Mali needs to focus on its security, Nigerian president says

Col. Assimi Goita, who has declared himself the leader of the National Committee for the Salvation of the People, arrives to meet with former Nigerian president and mediator for the West African regional bloc known as ECOWAS, Goodluck Jonathan, at the Ministry of Defense in the capital Bamako, Mali Monday, Aug. 24, 2020. The military junta now in charge of Mali insisted Monday that former President Ibrahim Boubacar Keita had resigned of his own free will and was not overthrown, as the officers now running the country try to prolong their rule until 2023. (AP Photo/Baba Ahmed)
Col. Assimi Goita, who has declared himself the leader of the National Committee for the Salvation of the People, arrives to meet with former Nigerian president and mediator for the West African regional bloc known as ECOWAS, Goodluck Jonathan, at the Ministry of Defense in the capital Bamako, Mali Monday, Aug. 24, 2020. The military junta now in charge of Mali insisted Monday that former President Ibrahim Boubacar Keita had resigned of his own free will and was not overthrown, as the officers now running the country try to prolong their rule until 2023. (AP Photo/Baba Ahmed) (Copyright 2020 The Associated Press. All rights reserved.)

PARIS – Mali needs to focus on its security, under threat from Islamic extremists, and put individual interests aside after a coup last week deposed the president and left a power vacuum, Nigeria’s president said Wednesday after discussing negotiations with the junta with a regional envoy.

West African mediators with the regional bloc known as ECOWAS suspended talks with Mali’s military junta Monday after failing to reach an agreement on who will lead the volatile country in a transition back to democracy.

The junta calling itself the National Committee for the Salvation of the People has proposed pushing back Mali’s next election until 2023, while ECOWAS and others want a return to civilian rule as soon as possible. The junta's proposed time frame is more than double the time it took to hold a vote after a similar coup in 2012, and would allow the soldiers who overthrew a democratically elected president to remain in power for years.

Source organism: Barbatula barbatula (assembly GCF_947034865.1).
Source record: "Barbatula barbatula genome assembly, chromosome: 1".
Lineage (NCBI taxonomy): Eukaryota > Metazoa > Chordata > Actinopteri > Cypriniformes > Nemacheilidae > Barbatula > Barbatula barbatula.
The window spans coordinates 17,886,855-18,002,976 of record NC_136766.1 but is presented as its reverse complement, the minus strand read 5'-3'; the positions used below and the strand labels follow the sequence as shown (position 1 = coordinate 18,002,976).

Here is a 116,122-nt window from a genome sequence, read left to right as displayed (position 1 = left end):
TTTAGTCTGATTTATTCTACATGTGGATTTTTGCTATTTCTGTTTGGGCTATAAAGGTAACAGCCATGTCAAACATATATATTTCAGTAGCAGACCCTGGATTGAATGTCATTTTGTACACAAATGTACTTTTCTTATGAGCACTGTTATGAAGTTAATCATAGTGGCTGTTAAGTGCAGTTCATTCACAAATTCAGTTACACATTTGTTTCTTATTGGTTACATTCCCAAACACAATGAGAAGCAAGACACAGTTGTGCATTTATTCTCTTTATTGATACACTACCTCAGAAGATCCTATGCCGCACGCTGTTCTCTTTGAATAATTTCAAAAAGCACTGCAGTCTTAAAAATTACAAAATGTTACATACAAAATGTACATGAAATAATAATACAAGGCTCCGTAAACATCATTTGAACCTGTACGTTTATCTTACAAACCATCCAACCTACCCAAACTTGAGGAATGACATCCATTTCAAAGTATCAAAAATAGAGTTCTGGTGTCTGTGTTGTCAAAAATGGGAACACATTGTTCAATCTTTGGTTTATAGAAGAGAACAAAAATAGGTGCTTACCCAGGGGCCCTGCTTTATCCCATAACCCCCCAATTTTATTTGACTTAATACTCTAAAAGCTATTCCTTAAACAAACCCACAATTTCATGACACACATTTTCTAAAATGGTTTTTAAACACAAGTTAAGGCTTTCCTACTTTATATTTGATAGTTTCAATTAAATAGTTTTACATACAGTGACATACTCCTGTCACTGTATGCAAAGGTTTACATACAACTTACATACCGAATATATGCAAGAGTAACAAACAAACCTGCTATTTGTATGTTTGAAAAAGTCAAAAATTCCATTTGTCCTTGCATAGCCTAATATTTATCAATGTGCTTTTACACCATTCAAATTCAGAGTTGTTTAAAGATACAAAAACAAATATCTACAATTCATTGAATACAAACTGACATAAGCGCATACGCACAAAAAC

Right after the coup, ECOWAS leaders said they were considering mobilizing a standby military force to restore civilian rule, but that prospect has become unlikely after thousands took to the streets of the capital Friday to support the junta. The regional group also shut borders, halted financial flows with Mali and threatened further sanctions.

The mediators told the junta leaders that “what would be acceptable to ECOWAS was an Interim Government, headed by a civilian or retired military officer, to last for six or nine months, and maximum of 12 calendar months."

"The Interim Government would then organize elections to restore full constitutional order,” former Nigerian president Goodluck Jonathan told Nigeria’s current President Muhammadu Buhari, according to a statement from his office Wednesday.

Jonathan served as the head of the group of mediators who held talks last week in Bamako, Mali.

African countries and the wider international community have expressed fears that Mali’s upheaval could allow Islamic extremists in the country to extend their reach. Mali has been fighting against Islamic extremists with heavy international support for more than seven years, and jihadists have previously used power vacuums in the country to expand their territory.